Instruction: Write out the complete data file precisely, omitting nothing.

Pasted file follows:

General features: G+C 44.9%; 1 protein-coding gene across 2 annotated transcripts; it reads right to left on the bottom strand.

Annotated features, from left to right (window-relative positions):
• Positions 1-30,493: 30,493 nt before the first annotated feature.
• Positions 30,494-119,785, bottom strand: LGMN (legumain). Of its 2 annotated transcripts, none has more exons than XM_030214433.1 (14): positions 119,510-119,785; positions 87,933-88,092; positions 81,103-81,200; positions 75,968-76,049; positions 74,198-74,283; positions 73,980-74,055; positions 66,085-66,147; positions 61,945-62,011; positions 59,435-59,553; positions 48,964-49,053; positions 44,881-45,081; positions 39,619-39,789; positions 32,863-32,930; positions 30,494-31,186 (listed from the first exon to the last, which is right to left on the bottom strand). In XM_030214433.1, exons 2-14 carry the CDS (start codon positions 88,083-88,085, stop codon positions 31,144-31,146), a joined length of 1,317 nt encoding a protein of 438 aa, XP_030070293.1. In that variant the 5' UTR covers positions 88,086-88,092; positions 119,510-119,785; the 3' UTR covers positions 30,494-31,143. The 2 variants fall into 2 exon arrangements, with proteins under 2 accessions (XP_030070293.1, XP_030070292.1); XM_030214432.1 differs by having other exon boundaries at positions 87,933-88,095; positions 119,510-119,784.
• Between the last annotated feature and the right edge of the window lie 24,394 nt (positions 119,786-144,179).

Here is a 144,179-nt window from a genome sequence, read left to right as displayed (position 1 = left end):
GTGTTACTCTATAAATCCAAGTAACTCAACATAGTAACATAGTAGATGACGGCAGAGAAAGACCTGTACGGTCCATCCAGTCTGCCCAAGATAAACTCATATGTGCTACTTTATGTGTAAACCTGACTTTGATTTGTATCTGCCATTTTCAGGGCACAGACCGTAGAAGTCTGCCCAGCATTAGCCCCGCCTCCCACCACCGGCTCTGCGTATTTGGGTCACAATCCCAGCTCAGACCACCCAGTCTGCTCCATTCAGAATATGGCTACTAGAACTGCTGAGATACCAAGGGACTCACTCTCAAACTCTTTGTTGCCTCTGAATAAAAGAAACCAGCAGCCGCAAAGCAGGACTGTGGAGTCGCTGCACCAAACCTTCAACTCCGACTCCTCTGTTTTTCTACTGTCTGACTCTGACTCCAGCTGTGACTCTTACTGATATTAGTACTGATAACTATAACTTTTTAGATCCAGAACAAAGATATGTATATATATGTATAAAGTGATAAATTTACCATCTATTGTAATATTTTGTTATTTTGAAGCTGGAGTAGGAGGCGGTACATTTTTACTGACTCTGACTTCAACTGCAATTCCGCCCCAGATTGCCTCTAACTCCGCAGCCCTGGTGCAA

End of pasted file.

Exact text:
General features: G+C 44.9%; 1 protein-coding gene across 2 annotated transcripts; it reads right to left on the bottom strand.

Annotated features, from left to right (window-relative positions):
• Positions 1-30,493: 30,493 nt before the first annotated feature.
• Positions 30,494-119,785, bottom strand: LGMN (legumain). Of its 2 annotated transcripts, none has more exons than XM_030214433.1 (14): positions 119,510-119,785; positions 87,933-88,092; positions 81,103-81,200; positions 75,968-76,049; positions 74,198-74,283; positions 73,980-74,055; positions 66,085-66,147; positions 61,945-62,011; positions 59,435-59,553; positions 48,964-49,053; positions 44,881-45,081; positions 39,619-39,789; positions 32,863-32,930; positions 30,494-31,186 (listed from the first exon to the last, which is right to left on the bottom strand). In XM_030214433.1, exons 2-14 carry the CDS (start codon positions 88,083-88,085, stop codon positions 31,144-31,146), a joined length of 1,317 nt encoding a protein of 438 aa, XP_030070293.1. In that variant the 5' UTR covers positions 88,086-88,092; positions 119,510-119,785; the 3' UTR covers positions 30,494-31,143. The 2 variants fall into 2 exon arrangements, with proteins under 2 accessions (XP_030070293.1, XP_030070292.1); XM_030214432.1 differs by having other exon boundaries at positions 87,933-88,095; positions 119,510-119,784.
• Between the last annotated feature and the right edge of the window lie 24,394 nt (positions 119,786-144,179).

Here is a 144,179-nt window from a genome sequence, read left to right as displayed (position 1 = left end):
GTGTTACTCTATAAATCCAAGTAACTCAACATAGTAACATAGTAGATGACGGCAGAGAAAGACCTGTACGGTCCATCCAGTCTGCCCAAGATAAACTCATATGTGCTACTTTATGTGTAAACCTGACTTTGATTTGTATCTGCCATTTTCAGGGCACAGACCGTAGAAGTCTGCCCAGCATTAGCCCCGCCTCCCACCACCGGCTCTGCGTATTTGGGTCACAATCCCAGCTCAGACCACCCAGTCTGCTCCATTCAGAATATGGCTACTAGAACTGCTGAGATACCAAGGGACTCACTCTCAAACTCTTTGTTGCCTCTGAATAAAAGAAACCAGCAGCCGCAAAGCAGGACTGTGGAGTCGCTGCACCAAACCTTCAACTCCGACTCCTCTGTTTTTCTACTGTCTGACTCTGACTCCAGCTGTGACTCTTACTGATATTAGTACTGATAACTATAACTTTTTAGATCCAGAACAAAGATATGTATATATATGTATAAAGTGATAAATTTACCATCTATTGTAATATTTTGTTATTTTGAAGCTGGAGTAGGAGGCGGTACATTTTTACTGACTCTGACTTCAACTGCAATTCCGCCCCAGATTGCCTCTAACTCCGCAGCCCTGGTGCAA